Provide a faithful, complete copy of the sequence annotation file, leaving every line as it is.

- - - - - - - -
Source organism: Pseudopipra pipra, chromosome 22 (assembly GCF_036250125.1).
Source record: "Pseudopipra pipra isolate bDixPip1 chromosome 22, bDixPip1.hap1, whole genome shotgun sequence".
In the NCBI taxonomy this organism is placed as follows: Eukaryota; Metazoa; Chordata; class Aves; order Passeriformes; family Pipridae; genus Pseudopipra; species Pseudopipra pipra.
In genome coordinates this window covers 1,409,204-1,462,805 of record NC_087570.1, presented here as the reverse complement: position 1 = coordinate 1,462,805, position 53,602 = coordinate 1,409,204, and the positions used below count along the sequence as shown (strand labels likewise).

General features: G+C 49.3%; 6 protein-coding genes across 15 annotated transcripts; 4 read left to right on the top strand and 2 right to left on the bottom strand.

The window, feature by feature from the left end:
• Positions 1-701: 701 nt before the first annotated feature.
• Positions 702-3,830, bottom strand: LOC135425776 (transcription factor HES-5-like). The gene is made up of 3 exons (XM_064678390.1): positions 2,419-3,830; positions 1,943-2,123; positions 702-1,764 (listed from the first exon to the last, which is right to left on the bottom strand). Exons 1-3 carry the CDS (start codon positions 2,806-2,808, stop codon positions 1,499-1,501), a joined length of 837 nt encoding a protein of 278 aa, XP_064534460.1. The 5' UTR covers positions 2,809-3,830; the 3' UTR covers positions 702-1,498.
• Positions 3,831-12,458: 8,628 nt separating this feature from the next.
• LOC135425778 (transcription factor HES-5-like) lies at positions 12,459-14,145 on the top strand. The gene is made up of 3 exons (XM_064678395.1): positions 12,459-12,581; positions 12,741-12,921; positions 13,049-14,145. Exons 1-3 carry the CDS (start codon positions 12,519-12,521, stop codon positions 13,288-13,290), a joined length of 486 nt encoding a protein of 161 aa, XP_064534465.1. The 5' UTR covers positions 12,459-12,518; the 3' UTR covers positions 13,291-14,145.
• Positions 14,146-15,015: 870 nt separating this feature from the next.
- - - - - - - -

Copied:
Source organism: Pseudopipra pipra, chromosome 22 (assembly GCF_036250125.1).
Source record: "Pseudopipra pipra isolate bDixPip1 chromosome 22, bDixPip1.hap1, whole genome shotgun sequence".
In the NCBI taxonomy this organism is placed as follows: Eukaryota; Metazoa; Chordata; class Aves; order Passeriformes; family Pipridae; genus Pseudopipra; species Pseudopipra pipra.
In genome coordinates this window covers 1,409,204-1,462,805 of record NC_087570.1, presented here as the reverse complement: position 1 = coordinate 1,462,805, position 53,602 = coordinate 1,409,204, and the positions used below count along the sequence as shown (strand labels likewise).

General features: G+C 49.3%; 6 protein-coding genes across 15 annotated transcripts; 4 read left to right on the top strand and 2 right to left on the bottom strand.

The window, feature by feature from the left end:
• Positions 1-701: 701 nt before the first annotated feature.
• Positions 702-3,830, bottom strand: LOC135425776 (transcription factor HES-5-like). The gene is made up of 3 exons (XM_064678390.1): positions 2,419-3,830; positions 1,943-2,123; positions 702-1,764 (listed from the first exon to the last, which is right to left on the bottom strand). Exons 1-3 carry the CDS (start codon positions 2,806-2,808, stop codon positions 1,499-1,501), a joined length of 837 nt encoding a protein of 278 aa, XP_064534460.1. The 5' UTR covers positions 2,809-3,830; the 3' UTR covers positions 702-1,498.
• Positions 3,831-12,458: 8,628 nt separating this feature from the next.
• LOC135425778 (transcription factor HES-5-like) lies at positions 12,459-14,145 on the top strand. The gene is made up of 3 exons (XM_064678395.1): positions 12,459-12,581; positions 12,741-12,921; positions 13,049-14,145. Exons 1-3 carry the CDS (start codon positions 12,519-12,521, stop codon positions 13,288-13,290), a joined length of 486 nt encoding a protein of 161 aa, XP_064534465.1. The 5' UTR covers positions 12,459-12,518; the 3' UTR covers positions 13,291-14,145.
• Positions 14,146-15,015: 870 nt separating this feature from the next.